Over time, all objects begin to deteriorate. Some objects break down more quickly than others. Archaeologists routinely find inorganic materials like stone, ceramics and metals. Organic things like wood, bone, animal skins, feathers, and textiles are the first to rot away, except under specific conditions. The survival of all artifacts depends largely on the climate and their surrounding conditions. Organic materials, like bone and textile, are most likely to survive in three kinds of conditions: cold, arid, or waterlogged.
DRY PRESERVATION (OR DESICCATION)
Cold and frozen environments effectively refrigerate materials. Frozen landscapes often have low humidity levels and preserve artifacts through a process of desiccation, or extreme drying. Hot and arid climates, like deserts, preserve artifacts in the same way. The absence of water in both of these environments means that harmful bacteria, that eat away at organic material, cannot survive. An excellent example of this type of preservation can be seen in one of the Museum’s Peruvian textiles.
The textile, pictured above, is attributed to the Chimú culture, a group of people who lived in the Andes Mountains and coastal valleys of Peru between the 12th and 15th century. The Chimú had a very advanced textile industry and produced elaborate textiles like this one. Archaeologists typically do not find textiles in the archaeological record because they are made of organic materials, like Alpaca fiber. However, textiles like this one have survived due to the unique customs of the Chimú and the environment in which they lived. This textile has been identified as a burial cloth that dates to 1100 A.D. Many Andean cultures would wrap the bodied of their dead in as many as 20 burial cloths, creating a bundle. These bundles would then be buried in the desert coastal areas of Peru. This dry environment ensured that the remains and other organic materials remained preserved.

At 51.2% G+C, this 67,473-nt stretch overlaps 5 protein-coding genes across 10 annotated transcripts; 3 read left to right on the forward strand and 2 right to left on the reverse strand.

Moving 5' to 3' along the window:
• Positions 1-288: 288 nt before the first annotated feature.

Artifacts can also be preserved in waterlogged environments. While waterlogged environments are not absent of water, they are anaerobic, meaning they lack oxygen. Without oxygen, artifacts are protected from the same harmful bacteria. An excellent example of this type of preservation is the Museum’s Dugout Canoe.
Duguout canoes, like this one, were created by many Native American Indian groups throughout North America. This canoe is made of Eastern Hemlock, Pennsylvania’s state tree, and could have held 4-5 people. To create this canoe, a controlled fire was lit inside a felled log. Approximately 20 canoes like this one were found at the bottom of bodies of water in Pennsylvania. It was a practice among tribes to submerge canoes underwater for the winter months to avoid damage from ice. Luckily for us, this has helped to preserve these objects and the history of the people who created them.
OTHER FACTORS THAT IMPACT PRESERVATION
Random events like volcanic explosions can also preserve artifacts – volcanic ash has the ability to bury artifacts and keep them almost perfectly preserved. Another factor that affects the preservation of materials is how they are deposited. Some materials are left out in the open – these are affected by things like rainfall, sunlight and other natural phenomena. Artifacts that are buried stand a better chance at being preserved as they are not affected by the same threats of exposure. Inorganic materials, like ceramics and stone, can survive in a buried environment for thousands of years before being excavated.
Chemello C., Davis S. (2014) Dry/Desert Conditions: Preservation and Conservation. In: Smith C. (eds) Encyclopedia of Global Archaeology. Springer, New York, NY
Campbell, P. B. (n.d.). Wetlands. Retrieved April 3, 2020, from http://www.maritimearchaeology.com/research/wetlands/
Rocheleau, C. (2014, February 26). Artefact Preservation. Retrieved from https://archaeologistsdiary.wordpress.com/what-is-archaeology/artefact-preservation/
Written by Francesca Saldan, Curator of Collections and Exhibitions.